Having a 5-5 record going into the final game of the season might not seem special to the average fan.
But the average fan doesn’t know the story of the Louisiana School for the Deaf football team that ends its season by hosting Carolinas School for the Deaf on Saturday.
“We changed the mindset,” first-year LSD head coach Susan Gremillion said.
“There’s always been so much emphasis placed on winning a (deaf) national championship. So whenever you lose a game it takes the air out of your sails.
“This is a young team in a lot of ways. Instead of letting that linger, we decided to take each game as it comes and work to get better. And they have. We’re looking forward to Saturday and next season.”
Gremillion made headlines last spring when she was named head football coach of the War Eagles, succeeding her husband, Darren, who took on added administrative duties at the school.
She was at first considered to be Louisiana’s first female head coach. Gremillion is the state’s first female head coach of the post World War II era. Mary “Mary Mac” McMichael was head football coach at Amite High during World War II.
Information on McMichael’s tenure as head football coach is hard to come by since it was about 70 years ago. There’s a touch of irony. McMichael, who died in 2000, also taught at LSD at one point in her career.
Gremillion’s story is much about the here and now with an eight-man football squad that has won two in a row. She’s got a 20-player squad that features one seventh-grader and one eighth-grader. There are two seniors and five juniors.
Linemen Montrell Hawthorne and Jacob Gordy are the seniors. Both played less than two years at LSD after coming from other schools.
Lineman Tre Davis, utility player Josh Rebert, noseguard/linebacker/running back Murrell Jackson, quarterback/defensive back Matthew Brown and RB/DB Brandon Thomas are the juniors.
Most students from LSD come from other parts of Louisiana. The football team provides a cross section. Jackson, a Monroe native, came to LSD this season with a championship ring earned at Neville.
“You could tell he was well coached before he came here,” Gremillion said. “He was used to playing on the line and going after people. It took him a little time to learn the other positions.”
Like any other football coach, Gremillion has stories about each player and the previous games. Never one to seek individual accolades, Gremillion acknowledges the milestones. Of course, she knew no one wanted to be the first to lose to a “girl.”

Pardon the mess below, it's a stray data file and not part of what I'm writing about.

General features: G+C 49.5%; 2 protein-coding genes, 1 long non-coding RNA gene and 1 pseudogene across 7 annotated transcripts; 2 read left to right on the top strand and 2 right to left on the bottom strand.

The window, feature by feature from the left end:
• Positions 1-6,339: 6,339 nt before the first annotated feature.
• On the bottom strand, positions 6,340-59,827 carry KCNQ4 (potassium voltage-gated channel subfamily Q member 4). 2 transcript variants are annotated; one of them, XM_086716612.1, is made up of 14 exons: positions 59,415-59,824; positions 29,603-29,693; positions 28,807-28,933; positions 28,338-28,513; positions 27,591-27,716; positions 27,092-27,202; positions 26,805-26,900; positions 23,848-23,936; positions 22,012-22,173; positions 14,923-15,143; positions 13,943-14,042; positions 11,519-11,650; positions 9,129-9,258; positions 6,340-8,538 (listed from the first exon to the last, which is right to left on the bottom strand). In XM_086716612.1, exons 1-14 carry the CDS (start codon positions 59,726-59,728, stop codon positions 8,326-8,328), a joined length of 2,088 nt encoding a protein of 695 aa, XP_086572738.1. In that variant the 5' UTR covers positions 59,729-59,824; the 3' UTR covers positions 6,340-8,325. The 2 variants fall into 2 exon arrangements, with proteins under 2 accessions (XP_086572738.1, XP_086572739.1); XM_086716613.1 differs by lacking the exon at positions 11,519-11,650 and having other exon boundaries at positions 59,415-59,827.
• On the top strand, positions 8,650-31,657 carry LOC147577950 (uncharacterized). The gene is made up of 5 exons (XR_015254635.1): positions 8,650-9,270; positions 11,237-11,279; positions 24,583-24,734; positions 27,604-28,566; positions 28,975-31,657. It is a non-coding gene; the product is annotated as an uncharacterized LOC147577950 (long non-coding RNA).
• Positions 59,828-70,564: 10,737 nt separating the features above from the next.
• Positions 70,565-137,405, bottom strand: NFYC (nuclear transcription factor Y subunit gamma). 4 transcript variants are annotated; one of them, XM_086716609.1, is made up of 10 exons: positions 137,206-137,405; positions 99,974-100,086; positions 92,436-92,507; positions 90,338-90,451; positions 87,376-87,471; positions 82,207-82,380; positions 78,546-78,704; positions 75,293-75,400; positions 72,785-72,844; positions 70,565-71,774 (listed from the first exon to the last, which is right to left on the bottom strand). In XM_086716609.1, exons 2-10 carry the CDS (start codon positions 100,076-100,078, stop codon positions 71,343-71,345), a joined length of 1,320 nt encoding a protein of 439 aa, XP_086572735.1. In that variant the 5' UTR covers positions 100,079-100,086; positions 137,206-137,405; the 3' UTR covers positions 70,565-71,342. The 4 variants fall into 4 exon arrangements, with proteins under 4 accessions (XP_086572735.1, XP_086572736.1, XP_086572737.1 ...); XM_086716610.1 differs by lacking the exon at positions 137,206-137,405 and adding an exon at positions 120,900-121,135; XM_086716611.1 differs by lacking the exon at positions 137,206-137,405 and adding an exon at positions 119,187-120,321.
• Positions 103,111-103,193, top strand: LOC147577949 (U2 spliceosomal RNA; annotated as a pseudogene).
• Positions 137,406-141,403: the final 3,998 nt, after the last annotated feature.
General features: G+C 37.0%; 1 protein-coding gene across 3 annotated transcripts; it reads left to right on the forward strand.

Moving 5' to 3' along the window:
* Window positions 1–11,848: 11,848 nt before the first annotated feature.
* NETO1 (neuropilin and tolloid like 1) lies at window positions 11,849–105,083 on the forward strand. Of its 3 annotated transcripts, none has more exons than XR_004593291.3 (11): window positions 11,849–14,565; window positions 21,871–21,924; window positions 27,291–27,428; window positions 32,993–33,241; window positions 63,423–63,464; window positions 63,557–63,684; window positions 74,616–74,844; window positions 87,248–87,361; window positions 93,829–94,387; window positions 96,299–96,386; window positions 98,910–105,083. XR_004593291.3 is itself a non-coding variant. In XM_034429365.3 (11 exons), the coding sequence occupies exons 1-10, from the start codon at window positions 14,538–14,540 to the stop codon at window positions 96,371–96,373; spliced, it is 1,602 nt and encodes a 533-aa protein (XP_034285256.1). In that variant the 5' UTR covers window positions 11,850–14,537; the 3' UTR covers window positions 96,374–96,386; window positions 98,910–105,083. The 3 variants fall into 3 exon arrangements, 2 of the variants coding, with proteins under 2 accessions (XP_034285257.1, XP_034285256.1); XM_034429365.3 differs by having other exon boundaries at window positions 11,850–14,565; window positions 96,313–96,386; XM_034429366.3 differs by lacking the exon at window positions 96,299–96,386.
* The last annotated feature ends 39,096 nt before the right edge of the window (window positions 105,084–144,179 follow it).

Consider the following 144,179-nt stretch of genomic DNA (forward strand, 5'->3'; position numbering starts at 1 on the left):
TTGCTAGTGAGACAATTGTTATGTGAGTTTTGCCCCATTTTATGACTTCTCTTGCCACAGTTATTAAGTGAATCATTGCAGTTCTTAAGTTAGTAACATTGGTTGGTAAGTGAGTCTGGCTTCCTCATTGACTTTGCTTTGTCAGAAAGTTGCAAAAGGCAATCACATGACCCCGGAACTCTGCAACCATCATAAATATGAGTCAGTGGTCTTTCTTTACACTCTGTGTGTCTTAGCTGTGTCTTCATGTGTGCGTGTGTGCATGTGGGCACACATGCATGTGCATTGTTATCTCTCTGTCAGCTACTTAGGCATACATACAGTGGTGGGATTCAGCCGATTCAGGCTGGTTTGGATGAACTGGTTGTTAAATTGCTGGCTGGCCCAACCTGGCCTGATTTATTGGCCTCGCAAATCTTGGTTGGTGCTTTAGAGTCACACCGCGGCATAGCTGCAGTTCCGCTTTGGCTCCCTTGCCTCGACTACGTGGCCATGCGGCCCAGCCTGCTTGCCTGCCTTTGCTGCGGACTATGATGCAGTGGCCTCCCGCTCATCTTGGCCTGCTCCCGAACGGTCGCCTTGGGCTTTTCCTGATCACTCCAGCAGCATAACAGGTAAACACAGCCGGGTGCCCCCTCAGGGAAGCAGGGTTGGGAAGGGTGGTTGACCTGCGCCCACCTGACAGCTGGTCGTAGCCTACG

Numerous times the cheerleader sponsor has reminded the War Eagle players they’re “making history.” Players doused Gremillion with water when Georgia School for the Deaf coach Eric Whitworth called a late timeout when LSD won its first game Sept. 12.
“He (Whitworth) told me afterwards he didn’t want to be the first (to lose to a woman),” Gremillion said. “But he said he was glad I got the win.”
The process was repeated last weekend when LSD beat GSD for the second time.
“They were so excited about how they played,” Gremillion said. “And they got me again.”
That’s not to say there haven’t been some trials. Mastering the paperwork that goes with arranging for food, transportation, etc. has been a change. When most road trips are nine or more hours, it takes some planning.
“Darren always handled that and made it look so easy,” Gremillion said. “For a while I felt like I was buried in paperwork.”
Some trips yielded other experiences. Players visited the memorial for the Oklahoma City bombing and a number of national monuments during a Washington, D.C., walking tour.
The coaching change brought a role reversal for the Gremillions. Darren Gremillion took on his wife’s previous role as defensive coordinator.
Do they talk football at home? “We don’t have a Vegas rule, so yes we do,” she said.
Tuesday was a football day like the ones other schools experienced. Wet grounds forced the team to practice inside again. Gremillion scanned extended weather forecasts that might force Saturday’s 6 p.m. game to be moved up.
Gremillion smiles as she talks about the rapport she has developed with the players and their team chemistry. She sees those as building blocks for the future.
“We take football very seriously,” Gremillion said. “These are typical teenage boys. So there’s never a day when I don’t laugh about something.”